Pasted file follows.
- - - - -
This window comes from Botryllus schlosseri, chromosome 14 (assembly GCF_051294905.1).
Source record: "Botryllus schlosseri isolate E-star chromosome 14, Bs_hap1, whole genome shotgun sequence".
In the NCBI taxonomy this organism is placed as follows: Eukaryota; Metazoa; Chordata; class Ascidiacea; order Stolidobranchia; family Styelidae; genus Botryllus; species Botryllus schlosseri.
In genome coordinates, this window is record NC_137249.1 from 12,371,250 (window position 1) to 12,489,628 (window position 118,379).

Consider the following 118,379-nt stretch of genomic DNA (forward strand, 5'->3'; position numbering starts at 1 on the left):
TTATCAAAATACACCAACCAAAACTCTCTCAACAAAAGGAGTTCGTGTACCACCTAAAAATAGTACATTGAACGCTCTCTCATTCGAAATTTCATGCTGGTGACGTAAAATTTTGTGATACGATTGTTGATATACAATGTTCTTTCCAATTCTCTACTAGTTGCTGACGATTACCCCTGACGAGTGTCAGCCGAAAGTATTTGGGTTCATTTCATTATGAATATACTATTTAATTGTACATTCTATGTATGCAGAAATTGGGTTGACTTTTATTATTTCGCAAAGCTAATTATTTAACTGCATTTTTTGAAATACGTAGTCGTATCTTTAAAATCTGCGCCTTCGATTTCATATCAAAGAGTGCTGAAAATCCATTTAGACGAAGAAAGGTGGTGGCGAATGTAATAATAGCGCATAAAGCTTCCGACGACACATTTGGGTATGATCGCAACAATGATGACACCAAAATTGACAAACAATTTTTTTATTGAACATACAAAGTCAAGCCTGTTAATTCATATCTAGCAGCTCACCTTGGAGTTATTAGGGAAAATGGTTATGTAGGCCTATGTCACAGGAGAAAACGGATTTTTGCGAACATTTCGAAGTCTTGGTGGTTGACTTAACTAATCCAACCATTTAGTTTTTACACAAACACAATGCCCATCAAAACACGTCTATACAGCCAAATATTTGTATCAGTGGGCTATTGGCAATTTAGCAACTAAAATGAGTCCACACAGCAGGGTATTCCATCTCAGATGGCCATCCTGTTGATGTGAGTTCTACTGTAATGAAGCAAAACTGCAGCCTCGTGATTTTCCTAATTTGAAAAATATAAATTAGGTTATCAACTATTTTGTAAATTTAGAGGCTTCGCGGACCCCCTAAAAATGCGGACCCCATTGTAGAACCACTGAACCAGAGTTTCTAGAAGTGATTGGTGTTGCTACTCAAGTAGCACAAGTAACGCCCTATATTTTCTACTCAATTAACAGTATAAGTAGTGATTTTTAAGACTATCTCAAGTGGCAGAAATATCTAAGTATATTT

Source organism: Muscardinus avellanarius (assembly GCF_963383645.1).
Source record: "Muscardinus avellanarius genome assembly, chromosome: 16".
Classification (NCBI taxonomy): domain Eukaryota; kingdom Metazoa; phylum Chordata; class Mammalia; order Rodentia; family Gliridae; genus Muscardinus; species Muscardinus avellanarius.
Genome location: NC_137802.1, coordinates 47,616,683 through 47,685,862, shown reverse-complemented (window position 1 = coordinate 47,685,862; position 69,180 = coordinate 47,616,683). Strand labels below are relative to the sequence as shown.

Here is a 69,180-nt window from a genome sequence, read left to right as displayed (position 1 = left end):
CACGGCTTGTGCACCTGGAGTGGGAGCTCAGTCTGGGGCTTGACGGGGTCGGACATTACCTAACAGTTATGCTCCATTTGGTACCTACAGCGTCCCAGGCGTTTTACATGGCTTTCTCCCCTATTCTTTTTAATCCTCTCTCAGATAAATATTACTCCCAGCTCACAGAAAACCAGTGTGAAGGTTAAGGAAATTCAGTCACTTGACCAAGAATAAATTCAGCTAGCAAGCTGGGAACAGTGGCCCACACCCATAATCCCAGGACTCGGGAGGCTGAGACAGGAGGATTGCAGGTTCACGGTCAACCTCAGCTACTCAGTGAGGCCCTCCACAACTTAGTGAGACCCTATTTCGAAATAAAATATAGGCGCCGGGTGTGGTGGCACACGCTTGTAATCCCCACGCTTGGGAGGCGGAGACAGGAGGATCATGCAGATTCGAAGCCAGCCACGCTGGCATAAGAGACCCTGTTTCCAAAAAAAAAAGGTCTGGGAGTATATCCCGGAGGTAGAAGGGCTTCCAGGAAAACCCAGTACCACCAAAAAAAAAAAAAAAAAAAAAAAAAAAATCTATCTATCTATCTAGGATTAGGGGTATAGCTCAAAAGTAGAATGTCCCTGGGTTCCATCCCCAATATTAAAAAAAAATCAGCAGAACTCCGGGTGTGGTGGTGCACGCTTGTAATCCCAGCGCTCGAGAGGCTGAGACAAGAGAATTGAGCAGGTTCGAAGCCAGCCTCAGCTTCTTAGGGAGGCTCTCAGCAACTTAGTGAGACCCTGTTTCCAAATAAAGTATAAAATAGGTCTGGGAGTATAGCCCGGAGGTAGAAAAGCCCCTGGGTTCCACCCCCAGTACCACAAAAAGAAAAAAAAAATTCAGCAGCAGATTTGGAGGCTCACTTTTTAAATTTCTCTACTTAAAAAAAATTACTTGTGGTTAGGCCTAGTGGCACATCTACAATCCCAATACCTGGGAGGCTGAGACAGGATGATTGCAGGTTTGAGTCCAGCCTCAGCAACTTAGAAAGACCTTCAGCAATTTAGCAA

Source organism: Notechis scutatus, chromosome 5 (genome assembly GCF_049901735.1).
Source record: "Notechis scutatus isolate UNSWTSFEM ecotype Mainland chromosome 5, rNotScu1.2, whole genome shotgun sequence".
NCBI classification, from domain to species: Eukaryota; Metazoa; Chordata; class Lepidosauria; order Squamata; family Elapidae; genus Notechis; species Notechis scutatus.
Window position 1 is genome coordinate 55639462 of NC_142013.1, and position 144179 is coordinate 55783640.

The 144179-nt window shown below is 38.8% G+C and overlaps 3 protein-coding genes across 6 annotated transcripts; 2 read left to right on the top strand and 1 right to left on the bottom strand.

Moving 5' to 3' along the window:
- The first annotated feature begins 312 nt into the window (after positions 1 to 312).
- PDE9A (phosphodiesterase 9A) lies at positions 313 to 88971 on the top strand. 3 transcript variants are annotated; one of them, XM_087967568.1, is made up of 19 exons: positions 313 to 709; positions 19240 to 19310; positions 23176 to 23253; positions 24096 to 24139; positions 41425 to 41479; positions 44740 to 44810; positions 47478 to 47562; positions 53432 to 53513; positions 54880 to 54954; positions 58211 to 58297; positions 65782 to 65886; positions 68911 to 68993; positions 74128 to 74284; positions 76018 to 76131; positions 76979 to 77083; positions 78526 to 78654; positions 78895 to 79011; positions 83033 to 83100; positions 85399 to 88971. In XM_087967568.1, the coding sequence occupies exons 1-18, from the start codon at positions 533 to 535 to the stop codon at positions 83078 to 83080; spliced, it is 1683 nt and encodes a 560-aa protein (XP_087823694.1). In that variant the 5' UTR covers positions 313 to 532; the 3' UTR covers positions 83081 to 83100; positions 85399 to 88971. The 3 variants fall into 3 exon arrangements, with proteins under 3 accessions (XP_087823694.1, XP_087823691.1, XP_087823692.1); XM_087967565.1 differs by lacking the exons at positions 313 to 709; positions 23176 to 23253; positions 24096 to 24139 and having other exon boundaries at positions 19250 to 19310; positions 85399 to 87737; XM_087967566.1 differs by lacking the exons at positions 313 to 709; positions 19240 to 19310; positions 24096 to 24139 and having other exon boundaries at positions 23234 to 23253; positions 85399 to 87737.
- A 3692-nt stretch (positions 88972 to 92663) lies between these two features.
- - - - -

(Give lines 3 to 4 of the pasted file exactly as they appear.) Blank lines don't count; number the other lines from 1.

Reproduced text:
In the NCBI taxonomy this organism is placed as follows: Eukaryota; Metazoa; Chordata; class Ascidiacea; order Stolidobranchia; family Styelidae; genus Botryllus; species Botryllus schlosseri.
In genome coordinates, this window is record NC_137249.1 from 12,371,250 (window position 1) to 12,489,628 (window position 118,379).